Grimes’ independent appeal for equality is impressive and encouraging, and this is why online feminist projects like The Everyday Sexism Project are gaining the recognition and support that they deserve. Created by Laura Bates, The Everyday Sexism Project is a twitter-based group that highlights the extreme and inherent levels of sexism in society. Twitter users are encouraged to tweet their experiences of sexism, these experiences range from horrific crimes like rape and sexual assault, to ‘everyday’ experiences like wolf-whistling and groping. Initially, reading the tweets is disheartening and upsetting. However, once your shock at the content and the sheer volume of tweets has cooled, you realise that this is actually a fantastic and empowering tool to challenge sexism with. Discovering this online movement actually gave me the confidence to respond to a degrading wolf-whistle from a ‘white van man’. I put my middle finger up at him after he whistled at me twice (presumably because I ignored his first attempt) and fortunately it silenced him. I know it was only a small gesture, but I hope the finger humiliated him as much his wolf-whistle humiliated me. Before discovering The Everyday Sexism Project, I would’ve tried to dismiss this incident with internal remarks like ‘maybe I was wearing something suggestive?’ or ‘it’s flattering, in a way?’, but this project re-enforced what I subconsciously already knew: ‘it is not your fault that these things happen to you, it is the behaviour of the people doing it that needs to be confronted, not your own.’ I can think of several other minor incidents like this that have made me feel ridiculously small. I urge every man not to do this to women. You may not realise it, but what you’re doing cannot be dismissed as harmless ‘banter’ anymore. It’s so degrading it’s unreal. Sexism is something I’ve always been aware of, but never felt brave enough to challenge or discuss, which, according to this amazing project, is how every other woman has felt too. It’s only through online feminism that this kind of behaviour is finally being addressed.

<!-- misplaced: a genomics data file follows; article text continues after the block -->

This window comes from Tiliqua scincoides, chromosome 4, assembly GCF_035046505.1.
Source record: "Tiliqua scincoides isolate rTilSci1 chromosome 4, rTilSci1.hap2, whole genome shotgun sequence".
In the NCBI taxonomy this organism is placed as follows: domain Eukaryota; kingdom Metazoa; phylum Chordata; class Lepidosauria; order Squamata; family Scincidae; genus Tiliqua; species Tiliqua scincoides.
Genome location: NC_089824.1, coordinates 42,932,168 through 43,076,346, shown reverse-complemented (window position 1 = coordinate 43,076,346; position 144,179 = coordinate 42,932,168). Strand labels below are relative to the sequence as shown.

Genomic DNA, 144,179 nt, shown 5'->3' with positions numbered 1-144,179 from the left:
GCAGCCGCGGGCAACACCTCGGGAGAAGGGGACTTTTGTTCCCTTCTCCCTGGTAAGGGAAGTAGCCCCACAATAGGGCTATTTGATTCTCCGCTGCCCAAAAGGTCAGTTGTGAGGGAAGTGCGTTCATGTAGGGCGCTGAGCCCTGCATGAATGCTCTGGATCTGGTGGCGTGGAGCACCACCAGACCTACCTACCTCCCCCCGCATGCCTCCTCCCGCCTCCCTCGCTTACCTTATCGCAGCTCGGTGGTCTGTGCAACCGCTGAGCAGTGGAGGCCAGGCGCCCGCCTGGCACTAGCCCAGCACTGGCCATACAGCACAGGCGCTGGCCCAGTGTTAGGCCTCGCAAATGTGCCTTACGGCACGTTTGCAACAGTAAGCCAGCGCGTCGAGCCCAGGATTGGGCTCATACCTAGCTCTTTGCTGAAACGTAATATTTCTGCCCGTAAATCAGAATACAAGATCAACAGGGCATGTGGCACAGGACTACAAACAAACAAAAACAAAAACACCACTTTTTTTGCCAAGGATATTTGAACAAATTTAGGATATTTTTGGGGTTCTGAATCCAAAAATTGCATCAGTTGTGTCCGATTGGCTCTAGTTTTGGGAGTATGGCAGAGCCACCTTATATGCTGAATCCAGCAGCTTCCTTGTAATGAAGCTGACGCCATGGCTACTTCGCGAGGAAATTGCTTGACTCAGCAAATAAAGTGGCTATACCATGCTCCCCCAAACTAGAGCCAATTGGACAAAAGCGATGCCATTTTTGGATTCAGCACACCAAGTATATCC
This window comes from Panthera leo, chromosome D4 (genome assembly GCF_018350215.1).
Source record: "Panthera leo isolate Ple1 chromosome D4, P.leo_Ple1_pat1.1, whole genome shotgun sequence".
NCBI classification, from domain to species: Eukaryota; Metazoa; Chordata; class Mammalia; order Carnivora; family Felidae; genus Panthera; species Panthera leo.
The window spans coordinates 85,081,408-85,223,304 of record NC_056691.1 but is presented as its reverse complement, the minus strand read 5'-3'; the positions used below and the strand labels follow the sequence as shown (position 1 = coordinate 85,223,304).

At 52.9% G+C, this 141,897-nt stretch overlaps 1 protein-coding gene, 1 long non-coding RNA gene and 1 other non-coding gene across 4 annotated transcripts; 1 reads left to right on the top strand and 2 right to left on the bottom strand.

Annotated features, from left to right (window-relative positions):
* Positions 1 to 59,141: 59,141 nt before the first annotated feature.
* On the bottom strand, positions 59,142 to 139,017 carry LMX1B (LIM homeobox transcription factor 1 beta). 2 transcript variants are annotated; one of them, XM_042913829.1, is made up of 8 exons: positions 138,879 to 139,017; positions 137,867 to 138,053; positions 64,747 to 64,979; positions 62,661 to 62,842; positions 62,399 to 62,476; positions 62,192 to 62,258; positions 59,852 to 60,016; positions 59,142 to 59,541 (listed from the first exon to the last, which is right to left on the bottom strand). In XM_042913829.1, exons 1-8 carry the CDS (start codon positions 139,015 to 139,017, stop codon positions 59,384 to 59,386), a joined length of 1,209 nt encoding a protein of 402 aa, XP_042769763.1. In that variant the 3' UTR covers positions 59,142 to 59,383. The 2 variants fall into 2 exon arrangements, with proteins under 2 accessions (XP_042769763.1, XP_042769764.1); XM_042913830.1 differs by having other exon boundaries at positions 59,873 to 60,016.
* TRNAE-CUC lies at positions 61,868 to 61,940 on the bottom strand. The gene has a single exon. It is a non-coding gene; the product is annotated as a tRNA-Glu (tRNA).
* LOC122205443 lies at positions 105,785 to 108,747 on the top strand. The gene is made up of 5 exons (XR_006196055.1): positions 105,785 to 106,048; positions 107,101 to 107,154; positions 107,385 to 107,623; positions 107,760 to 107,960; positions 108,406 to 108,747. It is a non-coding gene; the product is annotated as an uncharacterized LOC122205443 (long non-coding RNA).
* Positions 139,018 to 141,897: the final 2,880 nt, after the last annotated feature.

As Caitlin Moran says in her fantastic book How To Be a Woman, feminism isn’t just for girls, it’s for guys too. She encourages everyone to think in non-specific gender references, to see ourselves as ‘the guys’ and to treat each other fairly all the time. If you remove gender from the equation and encourage androgyny, things become much simpler. I need feminism for this reason, because there are still not enough people who are willing to embrace this outlook and stop treating women like they are inferior, second-class citizens.

As Virginia Woolf said, the Victorian image of ‘the angel in the house’ is the most ‘pernicious’ image ever bestowed upon women, and it is the job of the woman writer to ‘kill’ her. I couldn’t agree more. As much as it is admirable to be angelic, it is a physical impossibility to achieve this all of the time. Women, just like men, have the ability to be both heavenly and hellish. It’s time that everyone stopped treating feminism and its followers as a stunted and negative movement. I will continue to echo what I have learnt about feminism: that it is for EVERYONE, that EVERYONE can support the cause and EVERYONE can embrace the change it brings.